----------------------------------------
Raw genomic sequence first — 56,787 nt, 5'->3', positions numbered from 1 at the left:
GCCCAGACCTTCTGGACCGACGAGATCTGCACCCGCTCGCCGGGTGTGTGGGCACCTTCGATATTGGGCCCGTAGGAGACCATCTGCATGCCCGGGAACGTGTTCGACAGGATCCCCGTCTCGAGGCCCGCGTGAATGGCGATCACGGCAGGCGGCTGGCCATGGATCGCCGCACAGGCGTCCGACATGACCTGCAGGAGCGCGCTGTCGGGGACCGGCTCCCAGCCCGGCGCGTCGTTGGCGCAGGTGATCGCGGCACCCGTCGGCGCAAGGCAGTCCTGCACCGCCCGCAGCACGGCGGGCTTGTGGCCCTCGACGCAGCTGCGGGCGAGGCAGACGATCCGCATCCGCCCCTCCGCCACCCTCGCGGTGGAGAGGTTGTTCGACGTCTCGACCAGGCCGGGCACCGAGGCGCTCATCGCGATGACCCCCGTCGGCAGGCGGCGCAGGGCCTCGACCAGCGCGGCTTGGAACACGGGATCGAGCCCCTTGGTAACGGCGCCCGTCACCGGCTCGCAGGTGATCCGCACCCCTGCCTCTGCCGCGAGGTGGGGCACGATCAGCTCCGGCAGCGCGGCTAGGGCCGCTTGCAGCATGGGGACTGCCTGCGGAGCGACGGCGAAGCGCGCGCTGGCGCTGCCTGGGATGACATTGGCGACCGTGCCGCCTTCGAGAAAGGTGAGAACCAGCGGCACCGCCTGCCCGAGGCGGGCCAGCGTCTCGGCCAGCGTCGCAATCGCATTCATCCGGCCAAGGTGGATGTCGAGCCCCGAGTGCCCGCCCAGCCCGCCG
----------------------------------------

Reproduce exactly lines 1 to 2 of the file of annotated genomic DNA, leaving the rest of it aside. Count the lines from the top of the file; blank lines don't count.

Raw genomic sequence first — 56,787 nt, 5'->3', positions numbered from 1 at the left:
GCCCAGACCTTCTGGACCGACGAGATCTGCACCCGCTCGCCGGGTGTGTGGGCACCTTCGATATTGGGCCCGTAGGAGACCATCTGCATGCCCGGGAACGTGTTCGACAGGATCCCCGTCTCGAGGCCCGCGTGAATGGCGATCACGGCAGGCGGCTGGCCATGGATCGCCGCACAGGCGTCCGACATGACCTGCAGGAGCGCGCTGTCGGGGACCGGCTCCCAGCCCGGCGCGTCGTTGGCGCAGGTGATCGCGGCACCCGTCGGCGCAAGGCAGTCCTGCACCGCCCGCAGCACGGCGGGCTTGTGGCCCTCGACGCAGCTGCGGGCGAGGCAGACGATCCGCATCCGCCCCTCCGCCACCCTCGCGGTGGAGAGGTTGTTCGACGTCTCGACCAGGCCGGGCACCGAGGCGCTCATCGCGATGACCCCCGTCGGCAGGCGGCGCAGGGCCTCGACCAGCGCGGCTTGGAACACGGGATCGAGCCCCTTGGTAACGGCGCCCGTCACCGGCTCGCAGGTGATCCGCACCCCTGCCTCTGCCGCGAGGTGGGGCACGATCAGCTCCGGCAGCGCGGCTAGGGCCGCTTGCAGCATGGGGACTGCCTGCGGAGCGACGGCGAAGCGCGCGCTGGCGCTGCCTGGGATGACATTGGCGACCGTGCCGCCTTCGAGAAAGGTGAGAACCAGCGGCACCGCCTGCCCGAGGCGGGCCAGCGTCTCGGCCAGCGTCGCAATCGCATTCATCCGGCCAAGGTGGATGTCGAGCCCCGAGTGCCCGCCCAGCCCGCCG